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Women’s Herbal Conference, Glastonbury Goddess Conference, West Kentucky Hoodoo Rootworker Heritage Festival, and other gatherings.

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Walking Between the Worlds--Pagan Conference and Pagan Festival

This has been a busy time for your Village Witch...mostly because she keeps leaving the village and hitting the road.

I've only just returned from the Pagan Unity Festival in Burns, TN and am pondering the differences between festivals and conferences, since I was fortunate enough to be included in the Cherry Hill Conference several weeks ago.

All these gatherings. What draws us into these artificial communities? And are they really so artificial?

The Sacred Landscapes Symposium was held at a university and had all the cool accoutrements of an urban setting, with actual buildings and flush toilets. For the most part, we sat in a well-appointed lecture hall and we listened to interesting papers from smart people. In between we chatted and exchanged business cards. It was an exemplary group of people--including Ronald Hutton, Holli Emore and M. Macha Nightmare--and our brains were abuzz with the possibilities of scholarship, of travel, of unweaving the complex tapestry that is the modern Pagan movement and seeing where all those threads actually originate.

There was a box lunch, too--very civilized.

I loved it. I love to go to conferences and read papers that no one will seriously judge and talk to smart people about this wyrd thing we call religion.  It makes me happy. It challenges me mentally.

It's a good thing.

But those festivals...they are good things, too.  Sure, there are bugs (the spider bite on my ankle has finally subsided), the food is terrible and your choice of tenting or being in a cabin still doesn't guarantee a waterproof bed.

We walk around in our garb, our finery.  Large women in long bright skirts. Bearded men with walking sticks...and kilts. There was this one guy...

There are plenteous rituals and classes and drumming. Stuff to buy, stuff to sell. And the joyous patter of a village fair--bragging and stories and songs.

It may take you a couple of long hot showers to get all the wildwood off your skin. If you choose to do that.  There is drama and high emotion and it verges on the not-very-civilized-at-all.


As a woman who is blessed with a strong community at home, it is always a blessing--a revelation--to be amongst the people who are like me but are not my own village. I learn from both of these communities equally.  The wisdom, the fire, the depth of scholarship, the call of drums.

It is festival season now.  I have at least four more ahead of me--Glastonbury, Steampunk Fair, SE Women's Herbal Conference and the Hoodoo and Rootworkers Heritage Festival.  Each one different, each one its own delight.

And I am looking ahead for possible conferences in 2014. So much to learn, so much to experience.

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H. Byron Ballard is a ritualist, teacher, speaker and writer. She has taught at Sacred Space Conference, Pagan Unity Festival, Southeast Her essays are featured in several anthologies, including “Birthed from Scorched Hearts“ (Fulcrum Press), “Christmas Presence“ (Catawba Press), “Women’s Voices in Magic” (Megalithica Books), “Into the Great Below” and “Skalded Apples” (both from Asphodel Press.) Her book Staubs and Ditchwater: an Introduction to Hillfolks Hoodoo (Silver Rings Press) debuted in June 2012. Byron is currently at work on Earth Works: Eight Ceremonies for a Changing Planet. Contact her at,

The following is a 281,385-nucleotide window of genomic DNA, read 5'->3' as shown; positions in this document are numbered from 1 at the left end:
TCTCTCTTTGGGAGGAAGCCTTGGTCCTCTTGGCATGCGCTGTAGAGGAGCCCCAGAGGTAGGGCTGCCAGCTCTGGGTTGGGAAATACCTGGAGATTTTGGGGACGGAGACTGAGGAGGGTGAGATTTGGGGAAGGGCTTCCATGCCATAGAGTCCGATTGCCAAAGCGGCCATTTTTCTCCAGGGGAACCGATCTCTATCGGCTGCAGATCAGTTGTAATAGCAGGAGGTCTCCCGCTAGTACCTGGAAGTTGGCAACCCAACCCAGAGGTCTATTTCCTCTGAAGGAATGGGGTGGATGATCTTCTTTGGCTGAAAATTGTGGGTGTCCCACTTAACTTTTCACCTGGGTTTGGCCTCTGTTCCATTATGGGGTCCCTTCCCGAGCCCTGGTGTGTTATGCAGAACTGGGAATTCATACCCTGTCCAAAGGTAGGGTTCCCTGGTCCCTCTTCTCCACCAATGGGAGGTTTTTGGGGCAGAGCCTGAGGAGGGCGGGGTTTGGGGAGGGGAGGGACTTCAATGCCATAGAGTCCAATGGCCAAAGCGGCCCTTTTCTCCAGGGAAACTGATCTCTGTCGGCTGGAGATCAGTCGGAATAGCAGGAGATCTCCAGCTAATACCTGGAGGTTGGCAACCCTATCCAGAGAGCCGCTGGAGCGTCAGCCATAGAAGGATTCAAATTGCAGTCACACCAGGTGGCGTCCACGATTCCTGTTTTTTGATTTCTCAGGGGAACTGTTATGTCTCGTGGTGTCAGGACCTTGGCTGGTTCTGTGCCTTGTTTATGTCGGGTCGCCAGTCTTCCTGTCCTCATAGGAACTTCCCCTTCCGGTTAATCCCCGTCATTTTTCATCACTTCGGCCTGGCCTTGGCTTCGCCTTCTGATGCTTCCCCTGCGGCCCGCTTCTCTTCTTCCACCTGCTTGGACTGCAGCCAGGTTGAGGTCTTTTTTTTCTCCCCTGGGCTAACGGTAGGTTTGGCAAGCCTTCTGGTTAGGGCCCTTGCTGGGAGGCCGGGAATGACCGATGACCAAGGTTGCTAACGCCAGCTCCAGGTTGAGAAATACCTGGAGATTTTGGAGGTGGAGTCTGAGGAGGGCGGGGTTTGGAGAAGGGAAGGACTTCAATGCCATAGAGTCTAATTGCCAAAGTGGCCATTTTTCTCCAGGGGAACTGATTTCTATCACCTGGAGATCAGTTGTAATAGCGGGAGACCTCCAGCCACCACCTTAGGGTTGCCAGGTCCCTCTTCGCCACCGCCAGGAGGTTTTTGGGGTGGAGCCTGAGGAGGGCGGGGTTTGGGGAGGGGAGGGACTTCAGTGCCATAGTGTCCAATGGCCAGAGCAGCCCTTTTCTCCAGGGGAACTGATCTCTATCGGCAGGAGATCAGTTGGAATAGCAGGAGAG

• Freeman Presson
    Freeman Presson Saturday, 25 May 2013

    I used to go to festivals regularly, and may again; but I have frequent dreams of being at conferences, THAT is what would be "in my blood."

    OK, I'm a nerd.

  • Byron Ballard
    Byron Ballard Saturday, 25 May 2013

    I love them both (well, mostly) but they are very different critters. Since my field is Appalachian folk magic, I have had some nice opps to play independent folklorist.

  • Aline "Macha" O'Brien
    Aline "Macha" O'Brien Sunday, 26 May 2013

    I love the conferences, too. In some ways some of the newer hotel-based Pagan gatherings combine some of the aspects of festival with a few academic presentations here and there. They are, IMO, admittedly 'lite' on the scholarly side, but at least there's something for us analytic types to ponder.

    For years I've gotten my intellectual Pagan jollies from attending various sessions at the American Academy of Religion Annual Meeting, which is held in a different city each year. Now that I'm on Social Security, it's not likely I'll be able to go unless it happens to be in my back yard or near enough to drive and stay with a friend instead of in a hotel. (I was able to attend CHS' "Sacred Lands, Spiritual Landscapes" thanks to the hospitality of a local Pagan.)

    In the meantime, if you can get to California in January, I guarantee you'll find the Claremont Pagan Studies Conference a real treat.

  • Byron Ballard
    Byron Ballard Monday, 27 May 2013

    Getting to California is such a pain from the East Coast--and not to mention expensive. But if I can ever manage that, I'd love to attend that conference. I've heard about it for years and am hungry for that kind of deep thought. The Cherry Hill conference was like a deep drink of cool water.

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